Review: Two Girls One Show
This is an 'educational and hopefully funny’ experience not to be missed.
This piece is from our continuing coverage of Sydney Fringe Festival over the next month. Check out the rest of the content here.
I walked into The Newsagency, a newly relocated venue that was almost camouflaged by a set of industrial style buildings. My wine glass was filled to the brim, and I walked through heavy stage curtains to find seats among the eclectic assortment of dining chairs. The setting was perfect for the creative, boundary pushing marvel that was Two Girls One Show.
The show consisted of two separate comedy cabaret acts by two women performers, both of whom were ‘popping the cherry’ of their first solo stage acts. Jenna Ray and Harriet Jane portrayed disparate content, but with matched enthusiasm that made for a hilarious and riveting night.
Jenna started her performance with a burlesque-style spectacle of making her bed, which left herself and the the audience breathless. We sat anticipating Jenna’s painfully honest look at all things masturbation and sex.
Jenna used her natural charisma to her advantage throughout the show—she excelled at goading the audience to participate without the awkwardness that usually accompanies interactive theatre. From relatable musings about Kate McKinnon to a High School Musical song and dance number about deciding on a career path, Jenna delved into the many random places our thoughts stray to in the shower.
Self-appointed professor Harriet Jane then took the stage to take us on a journey through the online world of the Flat Earth conspiracy theory. After taking in her incredible outfit choice—complete with ripped fishnet stockings, a pink leather look skirt and a huge purple fur coat—the audience was led into quite disturbing territory. But Harriet managed to make the heavy-weight topics of the prevalence of of anti-semitism and alt-right discourse humorous, with her scathing commentary and quirky mannerisms.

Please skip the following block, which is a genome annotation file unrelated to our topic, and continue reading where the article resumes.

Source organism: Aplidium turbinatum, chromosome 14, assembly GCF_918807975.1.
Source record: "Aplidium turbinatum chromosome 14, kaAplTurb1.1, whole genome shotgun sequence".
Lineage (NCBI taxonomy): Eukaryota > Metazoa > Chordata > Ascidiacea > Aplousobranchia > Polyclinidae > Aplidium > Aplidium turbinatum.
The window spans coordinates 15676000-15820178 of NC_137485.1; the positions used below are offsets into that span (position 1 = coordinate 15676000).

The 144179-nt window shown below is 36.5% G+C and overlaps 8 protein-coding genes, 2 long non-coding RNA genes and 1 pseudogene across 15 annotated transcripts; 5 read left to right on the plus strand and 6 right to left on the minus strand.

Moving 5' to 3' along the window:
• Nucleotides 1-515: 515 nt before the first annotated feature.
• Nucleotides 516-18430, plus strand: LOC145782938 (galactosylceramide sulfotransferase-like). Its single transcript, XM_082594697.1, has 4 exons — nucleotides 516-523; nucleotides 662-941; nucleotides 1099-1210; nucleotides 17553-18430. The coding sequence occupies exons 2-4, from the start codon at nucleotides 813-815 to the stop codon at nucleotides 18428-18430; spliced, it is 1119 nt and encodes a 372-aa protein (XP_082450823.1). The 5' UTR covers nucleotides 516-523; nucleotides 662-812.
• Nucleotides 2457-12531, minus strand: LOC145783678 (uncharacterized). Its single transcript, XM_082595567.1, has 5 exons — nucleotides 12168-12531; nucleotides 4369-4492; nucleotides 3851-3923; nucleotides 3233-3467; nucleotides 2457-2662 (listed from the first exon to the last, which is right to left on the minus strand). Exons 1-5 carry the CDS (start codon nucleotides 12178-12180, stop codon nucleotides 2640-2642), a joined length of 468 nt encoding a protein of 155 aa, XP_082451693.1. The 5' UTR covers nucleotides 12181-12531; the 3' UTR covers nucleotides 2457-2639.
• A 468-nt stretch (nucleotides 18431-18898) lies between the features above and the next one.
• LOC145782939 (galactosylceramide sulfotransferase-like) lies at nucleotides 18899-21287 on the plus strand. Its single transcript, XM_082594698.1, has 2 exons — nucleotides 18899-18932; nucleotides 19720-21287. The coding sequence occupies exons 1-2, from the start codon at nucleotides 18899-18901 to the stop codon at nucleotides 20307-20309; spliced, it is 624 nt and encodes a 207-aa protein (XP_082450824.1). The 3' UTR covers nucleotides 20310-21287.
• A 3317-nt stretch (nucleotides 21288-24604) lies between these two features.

Harriet’s set eventually dove into on a more stock standard stand up style, which she made relatable by checking her notes every so often. But the lecture style of Harriet’s stand up—especially her earnest proclamations about opening our eyes to the truth around us— felt jarring after Jenna’s boisterous cabaret act. This lack of cohesion is expected when two very different shows are placed in one, but having no thematic consistency makes an audience wonder what the experience would have been like if these had been two separate shows.
Harriet and Jenna nonetheless appeared totally at ease on stage throughout the show, battling technical and sound difficulties with the coolness of seasoned performers. Their witty and compelling show was a perfect example of why the Sydney Fringe Festival is so important; it gives us the significant opportunity to see acts with a creativity and intelligence not often present in mainstream comedy.
These funny ladies return to the stage on Thursday 20th September in the final showing of Two Girls One Show, an ‘educational and hopefully funny’ experience one cannot miss.